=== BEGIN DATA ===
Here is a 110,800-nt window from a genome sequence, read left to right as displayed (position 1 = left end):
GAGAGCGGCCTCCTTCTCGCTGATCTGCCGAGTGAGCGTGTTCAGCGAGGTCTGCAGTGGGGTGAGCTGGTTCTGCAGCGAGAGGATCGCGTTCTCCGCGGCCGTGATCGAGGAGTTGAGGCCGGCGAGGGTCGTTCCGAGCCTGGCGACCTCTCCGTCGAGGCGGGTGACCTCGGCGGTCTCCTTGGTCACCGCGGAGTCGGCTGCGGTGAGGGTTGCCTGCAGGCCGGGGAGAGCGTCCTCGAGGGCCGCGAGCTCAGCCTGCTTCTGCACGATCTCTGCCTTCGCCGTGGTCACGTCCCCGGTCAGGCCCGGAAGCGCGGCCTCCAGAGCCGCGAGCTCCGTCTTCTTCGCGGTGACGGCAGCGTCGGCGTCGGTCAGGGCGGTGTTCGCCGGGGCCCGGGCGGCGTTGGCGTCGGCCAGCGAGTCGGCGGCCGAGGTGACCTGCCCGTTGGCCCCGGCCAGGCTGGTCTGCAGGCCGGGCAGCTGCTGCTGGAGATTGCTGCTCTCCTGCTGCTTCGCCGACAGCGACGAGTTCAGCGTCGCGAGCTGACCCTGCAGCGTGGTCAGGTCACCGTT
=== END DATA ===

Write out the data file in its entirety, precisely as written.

Here is a 110,800-nt window from a genome sequence, read left to right as displayed (position 1 = left end):
GAGAGCGGCCTCCTTCTCGCTGATCTGCCGAGTGAGCGTGTTCAGCGAGGTCTGCAGTGGGGTGAGCTGGTTCTGCAGCGAGAGGATCGCGTTCTCCGCGGCCGTGATCGAGGAGTTGAGGCCGGCGAGGGTCGTTCCGAGCCTGGCGACCTCTCCGTCGAGGCGGGTGACCTCGGCGGTCTCCTTGGTCACCGCGGAGTCGGCTGCGGTGAGGGTTGCCTGCAGGCCGGGGAGAGCGTCCTCGAGGGCCGCGAGCTCAGCCTGCTTCTGCACGATCTCTGCCTTCGCCGTGGTCACGTCCCCGGTCAGGCCCGGAAGCGCGGCCTCCAGAGCCGCGAGCTCCGTCTTCTTCGCGGTGACGGCAGCGTCGGCGTCGGTCAGGGCGGTGTTCGCCGGGGCCCGGGCGGCGTTGGCGTCGGCCAGCGAGTCGGCGGCCGAGGTGACCTGCCCGTTGGCCCCGGCCAGGCTGGTCTGCAGGCCGGGCAGCTGCTGCTGGAGATTGCTGCTCTCCTGCTGCTTCGCCGACAGCGACGAGTTCAGCGTCGCGAGCTGACCCTGCAGCGTGGTCAGGTCACCGTT